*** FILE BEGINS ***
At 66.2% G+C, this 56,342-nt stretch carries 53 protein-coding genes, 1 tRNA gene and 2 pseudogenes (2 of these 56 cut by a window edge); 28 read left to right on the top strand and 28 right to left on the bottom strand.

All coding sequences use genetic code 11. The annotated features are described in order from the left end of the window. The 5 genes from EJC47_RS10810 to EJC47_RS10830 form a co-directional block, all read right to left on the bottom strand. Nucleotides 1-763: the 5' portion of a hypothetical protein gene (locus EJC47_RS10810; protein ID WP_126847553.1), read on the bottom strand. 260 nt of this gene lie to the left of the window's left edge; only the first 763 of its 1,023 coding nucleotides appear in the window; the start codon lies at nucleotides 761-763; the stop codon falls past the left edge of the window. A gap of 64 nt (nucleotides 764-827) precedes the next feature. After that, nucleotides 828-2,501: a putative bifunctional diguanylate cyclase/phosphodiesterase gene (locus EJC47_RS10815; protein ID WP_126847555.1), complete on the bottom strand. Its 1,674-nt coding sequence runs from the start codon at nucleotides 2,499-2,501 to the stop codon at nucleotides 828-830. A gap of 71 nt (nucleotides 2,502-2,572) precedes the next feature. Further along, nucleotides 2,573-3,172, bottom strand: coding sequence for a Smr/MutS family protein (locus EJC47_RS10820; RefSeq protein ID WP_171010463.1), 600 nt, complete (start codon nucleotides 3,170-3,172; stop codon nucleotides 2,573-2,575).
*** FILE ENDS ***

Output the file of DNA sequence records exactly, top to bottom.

At 66.2% G+C, this 56,342-nt stretch carries 53 protein-coding genes, 1 tRNA gene and 2 pseudogenes (2 of these 56 cut by a window edge); 28 read left to right on the top strand and 28 right to left on the bottom strand.

All coding sequences use genetic code 11. The annotated features are described in order from the left end of the window. The 5 genes from EJC47_RS10810 to EJC47_RS10830 form a co-directional block, all read right to left on the bottom strand. Nucleotides 1-763: the 5' portion of a hypothetical protein gene (locus EJC47_RS10810; protein ID WP_126847553.1), read on the bottom strand. 260 nt of this gene lie to the left of the window's left edge; only the first 763 of its 1,023 coding nucleotides appear in the window; the start codon lies at nucleotides 761-763; the stop codon falls past the left edge of the window. A gap of 64 nt (nucleotides 764-827) precedes the next feature. After that, nucleotides 828-2,501: a putative bifunctional diguanylate cyclase/phosphodiesterase gene (locus EJC47_RS10815; protein ID WP_126847555.1), complete on the bottom strand. Its 1,674-nt coding sequence runs from the start codon at nucleotides 2,499-2,501 to the stop codon at nucleotides 828-830. A gap of 71 nt (nucleotides 2,502-2,572) precedes the next feature. Further along, nucleotides 2,573-3,172, bottom strand: coding sequence for a Smr/MutS family protein (locus EJC47_RS10820; RefSeq protein ID WP_171010463.1), 600 nt, complete (start codon nucleotides 3,170-3,172; stop codon nucleotides 2,573-2,575).